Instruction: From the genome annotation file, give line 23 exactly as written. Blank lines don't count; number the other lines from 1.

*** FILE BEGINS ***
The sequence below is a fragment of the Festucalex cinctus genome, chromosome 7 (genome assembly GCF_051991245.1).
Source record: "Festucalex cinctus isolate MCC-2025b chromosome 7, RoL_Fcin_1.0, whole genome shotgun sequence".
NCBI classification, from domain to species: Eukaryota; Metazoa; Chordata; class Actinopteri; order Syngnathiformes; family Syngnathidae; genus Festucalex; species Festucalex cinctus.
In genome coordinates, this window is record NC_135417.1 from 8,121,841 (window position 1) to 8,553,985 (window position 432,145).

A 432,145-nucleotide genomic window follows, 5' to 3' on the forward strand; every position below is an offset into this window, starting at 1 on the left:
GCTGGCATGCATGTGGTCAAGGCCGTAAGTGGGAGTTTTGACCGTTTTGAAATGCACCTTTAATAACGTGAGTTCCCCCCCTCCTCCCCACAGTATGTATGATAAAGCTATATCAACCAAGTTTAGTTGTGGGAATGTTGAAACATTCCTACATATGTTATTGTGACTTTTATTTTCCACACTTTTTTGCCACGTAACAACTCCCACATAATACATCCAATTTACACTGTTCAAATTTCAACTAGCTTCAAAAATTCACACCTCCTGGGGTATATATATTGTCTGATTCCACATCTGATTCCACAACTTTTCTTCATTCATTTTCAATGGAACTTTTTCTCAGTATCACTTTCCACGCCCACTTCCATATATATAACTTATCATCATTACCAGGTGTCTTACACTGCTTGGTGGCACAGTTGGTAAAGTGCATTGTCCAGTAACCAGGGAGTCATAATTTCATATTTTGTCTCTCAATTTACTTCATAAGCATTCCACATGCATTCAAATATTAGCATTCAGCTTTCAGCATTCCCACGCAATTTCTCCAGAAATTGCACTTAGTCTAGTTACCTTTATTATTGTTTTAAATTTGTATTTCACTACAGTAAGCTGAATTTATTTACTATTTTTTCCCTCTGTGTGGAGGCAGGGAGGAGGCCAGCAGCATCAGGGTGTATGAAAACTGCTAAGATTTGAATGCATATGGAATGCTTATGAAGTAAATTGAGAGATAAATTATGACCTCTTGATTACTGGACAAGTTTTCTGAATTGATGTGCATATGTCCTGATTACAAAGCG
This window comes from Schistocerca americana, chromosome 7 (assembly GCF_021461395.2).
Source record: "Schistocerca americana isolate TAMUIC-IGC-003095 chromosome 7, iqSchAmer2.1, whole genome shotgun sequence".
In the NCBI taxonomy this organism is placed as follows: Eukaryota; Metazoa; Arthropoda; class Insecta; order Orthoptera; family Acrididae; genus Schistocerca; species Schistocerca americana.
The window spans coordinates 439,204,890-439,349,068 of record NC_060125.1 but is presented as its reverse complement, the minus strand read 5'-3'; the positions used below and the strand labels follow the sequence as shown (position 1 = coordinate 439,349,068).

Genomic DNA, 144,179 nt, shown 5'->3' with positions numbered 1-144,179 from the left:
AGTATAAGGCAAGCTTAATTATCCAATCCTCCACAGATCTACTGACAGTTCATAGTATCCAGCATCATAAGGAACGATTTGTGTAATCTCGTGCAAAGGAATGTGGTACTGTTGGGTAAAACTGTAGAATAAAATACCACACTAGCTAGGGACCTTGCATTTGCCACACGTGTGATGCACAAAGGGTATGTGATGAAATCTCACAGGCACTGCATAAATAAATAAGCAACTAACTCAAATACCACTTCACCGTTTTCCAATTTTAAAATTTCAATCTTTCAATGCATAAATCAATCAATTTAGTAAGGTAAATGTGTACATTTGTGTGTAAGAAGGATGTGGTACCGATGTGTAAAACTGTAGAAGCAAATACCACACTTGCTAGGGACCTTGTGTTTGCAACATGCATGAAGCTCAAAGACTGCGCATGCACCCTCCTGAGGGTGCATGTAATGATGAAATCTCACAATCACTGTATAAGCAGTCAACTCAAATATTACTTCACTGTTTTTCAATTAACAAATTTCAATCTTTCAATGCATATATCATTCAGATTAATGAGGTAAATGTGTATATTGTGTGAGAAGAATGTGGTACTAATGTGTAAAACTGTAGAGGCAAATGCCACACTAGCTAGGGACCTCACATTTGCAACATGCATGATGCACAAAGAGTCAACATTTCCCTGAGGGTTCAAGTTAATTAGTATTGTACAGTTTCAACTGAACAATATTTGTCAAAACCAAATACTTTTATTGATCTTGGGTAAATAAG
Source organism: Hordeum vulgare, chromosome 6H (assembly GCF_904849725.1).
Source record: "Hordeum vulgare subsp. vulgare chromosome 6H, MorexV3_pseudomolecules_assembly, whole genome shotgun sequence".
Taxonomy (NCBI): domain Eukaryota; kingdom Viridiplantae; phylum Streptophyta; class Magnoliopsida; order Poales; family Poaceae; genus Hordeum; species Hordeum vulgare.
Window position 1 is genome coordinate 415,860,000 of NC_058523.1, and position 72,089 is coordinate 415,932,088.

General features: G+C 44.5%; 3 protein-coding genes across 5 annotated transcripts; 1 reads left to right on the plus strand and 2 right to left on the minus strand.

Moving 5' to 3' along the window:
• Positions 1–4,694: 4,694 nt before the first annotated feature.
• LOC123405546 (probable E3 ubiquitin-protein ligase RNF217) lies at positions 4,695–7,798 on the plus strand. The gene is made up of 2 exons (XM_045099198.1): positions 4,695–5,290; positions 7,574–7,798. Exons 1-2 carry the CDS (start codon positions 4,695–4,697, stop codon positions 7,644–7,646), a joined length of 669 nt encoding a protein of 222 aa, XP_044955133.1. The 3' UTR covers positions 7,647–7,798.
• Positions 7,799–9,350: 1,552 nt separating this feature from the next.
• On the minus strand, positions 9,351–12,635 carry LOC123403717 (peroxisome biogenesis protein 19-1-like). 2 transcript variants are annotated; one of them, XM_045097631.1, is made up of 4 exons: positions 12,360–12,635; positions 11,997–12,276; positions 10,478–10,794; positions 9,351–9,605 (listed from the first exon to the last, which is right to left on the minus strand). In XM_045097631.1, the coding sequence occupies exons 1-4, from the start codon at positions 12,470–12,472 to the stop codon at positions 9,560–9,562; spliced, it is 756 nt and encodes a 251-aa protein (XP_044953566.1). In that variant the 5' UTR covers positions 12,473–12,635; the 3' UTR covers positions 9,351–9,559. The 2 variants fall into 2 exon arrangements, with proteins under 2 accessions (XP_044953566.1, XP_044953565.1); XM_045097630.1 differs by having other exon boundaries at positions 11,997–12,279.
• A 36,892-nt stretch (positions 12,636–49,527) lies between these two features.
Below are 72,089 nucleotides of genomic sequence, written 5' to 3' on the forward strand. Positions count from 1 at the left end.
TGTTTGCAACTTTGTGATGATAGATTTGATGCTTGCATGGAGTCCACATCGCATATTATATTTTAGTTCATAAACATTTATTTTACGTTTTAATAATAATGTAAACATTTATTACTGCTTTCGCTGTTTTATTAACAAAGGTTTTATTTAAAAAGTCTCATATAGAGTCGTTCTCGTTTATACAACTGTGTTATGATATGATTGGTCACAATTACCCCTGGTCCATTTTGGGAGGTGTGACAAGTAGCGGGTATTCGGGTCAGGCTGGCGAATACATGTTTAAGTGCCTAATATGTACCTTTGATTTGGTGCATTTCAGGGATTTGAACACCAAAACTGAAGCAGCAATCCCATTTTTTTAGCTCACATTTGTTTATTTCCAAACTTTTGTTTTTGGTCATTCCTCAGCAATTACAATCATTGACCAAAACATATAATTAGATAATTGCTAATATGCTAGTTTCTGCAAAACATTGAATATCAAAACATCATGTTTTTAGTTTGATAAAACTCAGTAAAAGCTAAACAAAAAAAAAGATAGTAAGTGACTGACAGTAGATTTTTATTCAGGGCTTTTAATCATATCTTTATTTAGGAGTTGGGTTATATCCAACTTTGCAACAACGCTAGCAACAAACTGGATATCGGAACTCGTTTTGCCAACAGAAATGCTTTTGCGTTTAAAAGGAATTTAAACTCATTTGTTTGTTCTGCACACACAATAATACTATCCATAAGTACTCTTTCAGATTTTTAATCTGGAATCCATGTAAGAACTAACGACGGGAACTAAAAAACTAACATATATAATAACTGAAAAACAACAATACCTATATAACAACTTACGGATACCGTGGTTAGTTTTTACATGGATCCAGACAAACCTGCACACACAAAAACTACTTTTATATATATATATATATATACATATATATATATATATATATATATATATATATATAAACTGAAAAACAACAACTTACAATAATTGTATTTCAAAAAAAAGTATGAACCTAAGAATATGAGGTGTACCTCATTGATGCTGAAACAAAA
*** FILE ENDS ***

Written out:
• A 36,892-nt stretch (positions 12,636–49,527) lies between these two features.